The tale of Divvy Homes, once soaring high with a $2.3 billion valuation, has taken a sharp downturn in recent times. The real estate tech sector, battered by rising mortgage interest rates, witnessed Divvy's struggle firsthand.
In the not-so-distant past, Divvy Homes embarked on a mission to help Americans transition from renters to homeowners. A $43 million Series B round in September 2019 and a $110 million Series C in February 2021 fueled their ambitious goals.
However, the dynamics shifted dramatically in 2022. Escalating mortgage rates and dwindling homebuyers left Divvy facing a challenging scenario. To cover the mounting mortgage costs, Divvy likely had to raise rents. Reports surfaced that Divvy was charging higher rents than other landlords in certain markets, leading to layoffs of around 40 employees in September 2022.
The woes continued into 2023, as mortgage interest rates reached two-decade highs, prompting further layoffs. A total of 94 employees, approximately half of the staff, were let go.
Despite numerous attempts to reach Divvy for comment, the company remained silent on the matter.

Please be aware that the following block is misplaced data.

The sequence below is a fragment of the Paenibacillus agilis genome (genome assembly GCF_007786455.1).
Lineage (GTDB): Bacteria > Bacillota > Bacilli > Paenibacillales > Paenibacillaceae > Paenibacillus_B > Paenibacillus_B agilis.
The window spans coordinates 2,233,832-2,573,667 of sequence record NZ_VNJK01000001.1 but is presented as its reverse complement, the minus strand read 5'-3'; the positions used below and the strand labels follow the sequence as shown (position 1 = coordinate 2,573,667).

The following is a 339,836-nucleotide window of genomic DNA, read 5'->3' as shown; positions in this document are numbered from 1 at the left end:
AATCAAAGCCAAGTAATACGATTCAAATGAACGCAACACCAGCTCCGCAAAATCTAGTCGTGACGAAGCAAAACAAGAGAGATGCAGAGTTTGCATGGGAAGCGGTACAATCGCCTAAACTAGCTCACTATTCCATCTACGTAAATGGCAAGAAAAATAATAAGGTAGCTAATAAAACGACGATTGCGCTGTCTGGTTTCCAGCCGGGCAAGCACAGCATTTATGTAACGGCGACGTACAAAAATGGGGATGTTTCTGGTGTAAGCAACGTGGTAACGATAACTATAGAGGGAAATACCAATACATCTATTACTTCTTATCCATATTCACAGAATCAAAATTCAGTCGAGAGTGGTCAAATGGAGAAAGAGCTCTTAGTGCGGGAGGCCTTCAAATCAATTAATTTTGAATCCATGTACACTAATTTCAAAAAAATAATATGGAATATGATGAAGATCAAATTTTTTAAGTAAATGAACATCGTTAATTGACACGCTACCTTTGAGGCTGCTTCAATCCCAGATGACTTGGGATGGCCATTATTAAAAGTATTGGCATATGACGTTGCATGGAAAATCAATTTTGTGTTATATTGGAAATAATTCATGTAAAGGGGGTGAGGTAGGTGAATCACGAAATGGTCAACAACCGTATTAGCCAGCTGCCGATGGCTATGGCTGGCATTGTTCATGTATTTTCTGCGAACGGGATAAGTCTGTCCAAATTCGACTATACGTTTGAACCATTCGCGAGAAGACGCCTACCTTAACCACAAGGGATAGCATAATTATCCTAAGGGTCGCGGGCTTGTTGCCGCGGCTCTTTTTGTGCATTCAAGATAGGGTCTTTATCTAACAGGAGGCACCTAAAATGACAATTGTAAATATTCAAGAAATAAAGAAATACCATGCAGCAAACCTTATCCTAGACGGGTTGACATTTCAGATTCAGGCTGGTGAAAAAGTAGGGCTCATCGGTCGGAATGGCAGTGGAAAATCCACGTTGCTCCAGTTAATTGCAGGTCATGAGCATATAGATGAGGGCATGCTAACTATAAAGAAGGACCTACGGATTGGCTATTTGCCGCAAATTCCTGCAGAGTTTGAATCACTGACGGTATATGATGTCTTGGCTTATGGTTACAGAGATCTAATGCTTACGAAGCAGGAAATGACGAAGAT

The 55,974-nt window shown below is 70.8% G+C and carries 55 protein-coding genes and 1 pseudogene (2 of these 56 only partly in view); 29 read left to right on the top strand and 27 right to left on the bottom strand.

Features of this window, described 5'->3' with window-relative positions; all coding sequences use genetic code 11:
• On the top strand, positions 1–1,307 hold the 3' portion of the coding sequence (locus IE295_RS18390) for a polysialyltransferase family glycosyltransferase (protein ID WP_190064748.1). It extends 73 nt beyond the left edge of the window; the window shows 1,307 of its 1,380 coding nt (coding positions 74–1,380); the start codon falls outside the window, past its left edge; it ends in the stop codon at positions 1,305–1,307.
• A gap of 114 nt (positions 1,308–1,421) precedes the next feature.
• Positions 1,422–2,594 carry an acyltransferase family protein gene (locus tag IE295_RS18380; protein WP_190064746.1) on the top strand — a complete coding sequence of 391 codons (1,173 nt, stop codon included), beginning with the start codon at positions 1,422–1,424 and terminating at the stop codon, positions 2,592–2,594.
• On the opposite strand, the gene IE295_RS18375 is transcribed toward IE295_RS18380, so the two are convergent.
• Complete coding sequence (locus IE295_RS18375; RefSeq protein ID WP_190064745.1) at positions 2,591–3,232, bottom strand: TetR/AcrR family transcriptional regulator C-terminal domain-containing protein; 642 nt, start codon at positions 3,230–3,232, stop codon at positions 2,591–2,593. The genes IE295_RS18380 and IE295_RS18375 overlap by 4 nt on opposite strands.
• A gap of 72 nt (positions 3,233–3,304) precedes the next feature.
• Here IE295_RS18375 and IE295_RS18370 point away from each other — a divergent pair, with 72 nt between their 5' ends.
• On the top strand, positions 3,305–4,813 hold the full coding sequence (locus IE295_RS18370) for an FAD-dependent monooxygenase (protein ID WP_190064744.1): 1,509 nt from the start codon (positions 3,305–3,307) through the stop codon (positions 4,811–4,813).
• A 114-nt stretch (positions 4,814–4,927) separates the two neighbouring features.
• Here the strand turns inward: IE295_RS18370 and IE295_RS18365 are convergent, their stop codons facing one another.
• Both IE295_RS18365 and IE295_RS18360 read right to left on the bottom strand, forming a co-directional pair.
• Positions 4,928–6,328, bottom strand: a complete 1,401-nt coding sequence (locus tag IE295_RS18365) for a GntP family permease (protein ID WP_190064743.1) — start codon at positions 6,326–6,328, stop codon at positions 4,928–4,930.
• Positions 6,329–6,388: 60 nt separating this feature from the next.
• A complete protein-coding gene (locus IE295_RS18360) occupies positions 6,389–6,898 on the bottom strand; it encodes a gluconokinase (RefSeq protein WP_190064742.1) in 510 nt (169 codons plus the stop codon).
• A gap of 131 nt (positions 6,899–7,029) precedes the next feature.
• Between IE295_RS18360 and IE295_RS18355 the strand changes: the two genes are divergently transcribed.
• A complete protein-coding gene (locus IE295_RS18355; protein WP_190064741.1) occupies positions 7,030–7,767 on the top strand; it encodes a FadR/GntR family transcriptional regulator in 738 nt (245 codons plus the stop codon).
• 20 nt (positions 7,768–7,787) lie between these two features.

Divvy's plight reflects a broader trend in the real estate tech sector, commonly referred to as proptech. Mortgage rate surges led to layoffs not only at Divvy but also at industry giants like Opendoor, Compass, and Redfin, as well as startups like Better.com. Some startups, like Reali, were unable to weather the storm and had to shut down.
The real estate sector is a dynamic one, marked by cyclical fluctuations that affect us all. While the challenges faced by startups are regrettable, they are an inherent part of the industry's ebb and flow. It's a realm where the market swings from being favorable for sellers to being advantageous for buyers, where the decision to rent or own is ever-changing. One thing remains constant: covering real estate is always an intriguing journey. - Mary Ann.
Transitioning ownership is a critical juncture for many small businesses, and while startups like Teamshares specialize in acquiring companies without succession plans, this might not always align with a company's needs.
Enter Common Trust, a startup offering an employee ownership buyout option. The company recently secured $2.6 million in seed funding, led by Crossbeam Venture Partners.
Founded in 2022 by Zoe Schlag and Derek Razo, Common Trust recognizes that employees often wish to stay with a company boasting a stellar corporate culture and a history of customer-centric values.
At the heart of Common Trust's innovative approach is a legal entity known as a perpetual purpose trust. This enables small businesses to make an exit while retaining their independence.
"Employee ownership is the most scalable approach to serve this market, preserving generational businesses and quality jobs in cities and towns across America, and can be achieved at a fraction of the cost that brokers are charging, typically 10% of the transaction," explains Schlag.